Fortnite Cited in Hundreds of Recent Divorces

It seems that Fortnite has contributed to the end of quite a few relationships.

Fortnite is apparently playing a part in quite a few modern divorces. 

A U.K. divorce website claims that over 200 couples have cited video game addiction as a leading cause behind their decision to get a divorce. Perhaps unsurprisingly, Fortnite (arguably the most popular game in the world) has been referenced in quite a few of those divorce proceedings. The website calculates that Fortnite and other such games account for roughly 5% of the number of official divorce requests filed in the U.K. this year. 

Of course, that’s not taking into account the number of non-married couples who have split over Fortnite nor is it accounting for the number of married couples across the world who have ended it partially due to the influence of Epic’s incredibly successful battle royale title. We’re guessing that this isn’t some anomaly limited to this specific region. 

At the same time, it’s also important to remember that this is hardly the first time that an addictive video game has played its part in a divorce. What separates games like Fortnite from titles like Everquest and World of Warcraft, though, is both the fact that Fortnite is instantly accessible (in terms of its gameplay and its availability across multiple devices) and that it’s possible to continue spending money on Fortnite in ways that exceed the costs of traditional subscription fees. In other words, Fortnite is capable of reaching a wider range of players and can consume a great deal of time and money.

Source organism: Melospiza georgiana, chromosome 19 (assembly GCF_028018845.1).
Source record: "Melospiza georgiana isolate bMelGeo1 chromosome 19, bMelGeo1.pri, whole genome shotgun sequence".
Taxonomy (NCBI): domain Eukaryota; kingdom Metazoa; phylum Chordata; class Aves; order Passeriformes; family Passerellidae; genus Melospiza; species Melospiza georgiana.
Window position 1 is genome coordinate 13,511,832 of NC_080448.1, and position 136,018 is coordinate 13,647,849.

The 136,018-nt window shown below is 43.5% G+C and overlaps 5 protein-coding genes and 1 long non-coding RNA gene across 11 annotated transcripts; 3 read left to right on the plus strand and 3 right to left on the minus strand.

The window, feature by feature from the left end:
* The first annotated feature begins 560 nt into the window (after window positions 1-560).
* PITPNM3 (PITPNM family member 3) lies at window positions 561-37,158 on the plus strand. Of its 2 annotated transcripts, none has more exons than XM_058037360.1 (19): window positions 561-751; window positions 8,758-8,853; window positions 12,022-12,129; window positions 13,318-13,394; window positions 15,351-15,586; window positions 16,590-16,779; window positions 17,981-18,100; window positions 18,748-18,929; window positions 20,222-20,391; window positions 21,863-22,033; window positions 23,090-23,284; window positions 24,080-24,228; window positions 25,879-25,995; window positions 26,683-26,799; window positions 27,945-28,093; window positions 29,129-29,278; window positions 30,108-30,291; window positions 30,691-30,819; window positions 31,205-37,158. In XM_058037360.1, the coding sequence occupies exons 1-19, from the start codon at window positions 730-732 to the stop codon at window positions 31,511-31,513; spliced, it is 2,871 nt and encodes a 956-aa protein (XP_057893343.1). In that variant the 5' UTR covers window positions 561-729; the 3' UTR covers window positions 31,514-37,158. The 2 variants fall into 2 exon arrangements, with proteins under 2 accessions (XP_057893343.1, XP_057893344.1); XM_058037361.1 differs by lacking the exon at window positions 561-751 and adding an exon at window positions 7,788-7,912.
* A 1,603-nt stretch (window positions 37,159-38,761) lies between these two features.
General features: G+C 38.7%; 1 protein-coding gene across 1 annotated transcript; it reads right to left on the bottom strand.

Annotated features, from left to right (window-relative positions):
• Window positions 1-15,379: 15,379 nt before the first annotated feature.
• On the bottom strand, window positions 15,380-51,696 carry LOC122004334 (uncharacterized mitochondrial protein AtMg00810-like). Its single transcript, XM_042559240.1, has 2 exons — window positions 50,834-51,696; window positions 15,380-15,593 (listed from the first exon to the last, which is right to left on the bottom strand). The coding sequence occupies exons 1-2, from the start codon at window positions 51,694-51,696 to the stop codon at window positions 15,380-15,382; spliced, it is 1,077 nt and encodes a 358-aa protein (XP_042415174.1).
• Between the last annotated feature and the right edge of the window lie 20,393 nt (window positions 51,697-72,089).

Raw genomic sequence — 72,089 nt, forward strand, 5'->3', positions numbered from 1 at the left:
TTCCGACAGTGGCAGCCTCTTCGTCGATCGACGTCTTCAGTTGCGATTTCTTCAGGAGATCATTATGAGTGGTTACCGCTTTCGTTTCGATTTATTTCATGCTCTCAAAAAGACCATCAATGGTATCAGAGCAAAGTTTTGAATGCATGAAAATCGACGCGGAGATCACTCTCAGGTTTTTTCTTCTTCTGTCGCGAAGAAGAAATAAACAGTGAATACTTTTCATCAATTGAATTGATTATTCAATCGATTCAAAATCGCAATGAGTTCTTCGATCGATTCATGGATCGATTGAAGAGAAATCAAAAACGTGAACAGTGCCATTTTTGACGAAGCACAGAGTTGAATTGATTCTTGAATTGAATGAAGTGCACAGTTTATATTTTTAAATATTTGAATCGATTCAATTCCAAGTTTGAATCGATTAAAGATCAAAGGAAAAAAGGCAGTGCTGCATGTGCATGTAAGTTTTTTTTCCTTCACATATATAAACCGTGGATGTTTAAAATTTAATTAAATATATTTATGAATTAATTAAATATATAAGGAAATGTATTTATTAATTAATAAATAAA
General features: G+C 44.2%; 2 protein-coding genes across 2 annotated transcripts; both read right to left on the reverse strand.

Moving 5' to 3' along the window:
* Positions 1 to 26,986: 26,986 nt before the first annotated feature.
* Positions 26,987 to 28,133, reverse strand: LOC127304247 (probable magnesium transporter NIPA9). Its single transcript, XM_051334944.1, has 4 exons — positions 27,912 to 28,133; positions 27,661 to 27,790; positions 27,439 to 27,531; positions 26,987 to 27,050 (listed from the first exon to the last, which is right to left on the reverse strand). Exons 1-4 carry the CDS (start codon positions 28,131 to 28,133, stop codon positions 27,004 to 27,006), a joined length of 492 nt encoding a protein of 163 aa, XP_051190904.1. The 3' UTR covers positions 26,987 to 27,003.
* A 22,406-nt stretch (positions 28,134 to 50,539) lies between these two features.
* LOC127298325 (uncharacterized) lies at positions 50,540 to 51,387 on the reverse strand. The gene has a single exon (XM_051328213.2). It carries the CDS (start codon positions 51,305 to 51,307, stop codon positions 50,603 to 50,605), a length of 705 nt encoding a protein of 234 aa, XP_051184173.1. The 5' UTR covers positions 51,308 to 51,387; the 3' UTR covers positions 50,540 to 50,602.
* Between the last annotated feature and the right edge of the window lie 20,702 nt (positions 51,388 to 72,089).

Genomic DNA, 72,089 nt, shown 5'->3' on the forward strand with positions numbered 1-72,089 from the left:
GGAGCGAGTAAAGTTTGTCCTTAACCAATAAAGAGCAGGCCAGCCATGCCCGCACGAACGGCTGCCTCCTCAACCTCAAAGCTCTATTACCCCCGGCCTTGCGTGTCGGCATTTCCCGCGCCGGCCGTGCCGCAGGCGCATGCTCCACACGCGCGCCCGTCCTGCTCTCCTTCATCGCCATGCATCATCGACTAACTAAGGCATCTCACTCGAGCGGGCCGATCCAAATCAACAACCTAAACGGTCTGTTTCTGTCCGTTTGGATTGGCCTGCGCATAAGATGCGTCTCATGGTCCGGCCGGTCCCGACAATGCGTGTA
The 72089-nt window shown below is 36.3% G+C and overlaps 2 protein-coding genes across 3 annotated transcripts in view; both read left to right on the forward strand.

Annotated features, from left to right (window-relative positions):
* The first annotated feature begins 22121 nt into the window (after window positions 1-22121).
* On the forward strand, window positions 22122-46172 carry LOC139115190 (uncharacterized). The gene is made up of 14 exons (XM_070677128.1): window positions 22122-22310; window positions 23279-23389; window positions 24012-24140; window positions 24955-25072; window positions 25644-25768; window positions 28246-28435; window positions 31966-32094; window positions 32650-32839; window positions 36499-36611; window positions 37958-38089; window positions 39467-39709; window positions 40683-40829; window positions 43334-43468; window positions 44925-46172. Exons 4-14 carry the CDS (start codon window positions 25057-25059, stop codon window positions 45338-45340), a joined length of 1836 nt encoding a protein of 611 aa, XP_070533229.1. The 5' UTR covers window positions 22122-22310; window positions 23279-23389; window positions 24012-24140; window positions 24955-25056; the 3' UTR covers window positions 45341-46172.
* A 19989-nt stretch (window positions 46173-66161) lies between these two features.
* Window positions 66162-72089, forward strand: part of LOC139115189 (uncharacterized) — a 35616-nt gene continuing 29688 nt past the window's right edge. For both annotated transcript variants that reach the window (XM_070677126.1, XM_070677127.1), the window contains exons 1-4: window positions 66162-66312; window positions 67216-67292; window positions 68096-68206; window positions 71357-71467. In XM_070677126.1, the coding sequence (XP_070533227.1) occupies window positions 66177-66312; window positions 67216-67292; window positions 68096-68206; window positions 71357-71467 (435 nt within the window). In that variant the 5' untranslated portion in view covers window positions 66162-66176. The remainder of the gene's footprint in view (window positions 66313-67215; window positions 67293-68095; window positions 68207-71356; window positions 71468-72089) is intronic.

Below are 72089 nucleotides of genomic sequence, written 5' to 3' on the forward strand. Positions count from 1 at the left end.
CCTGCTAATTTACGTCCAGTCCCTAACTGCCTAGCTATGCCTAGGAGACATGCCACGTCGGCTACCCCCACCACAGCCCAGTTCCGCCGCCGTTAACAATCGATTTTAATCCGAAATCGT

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You’re probably wondering “Why are we picking on video games when it’s clear that the root problem here is an addiction?” That’s a fair point. It’s also the point that many cited when the WHO defined gaming dependency as its own disorder rather than simply lump it in with other addictions. 

While its hard to argue with that logic, there is something darkly amusing about Fortnite being the straw that breaks the back of so many marriages. There’s also something slightly less amusing about the idea that these numbers are likely to grow before they shrink. 

Matthew Byrd is a staff writer for Den of Geek. He spends most of his days trying to pitch deep-dive analytical pieces about Killer Klowns From Outer Space to an increasingly perturbed series of editors. You can read more of his work here or find him on Twitter at @SilverTuna014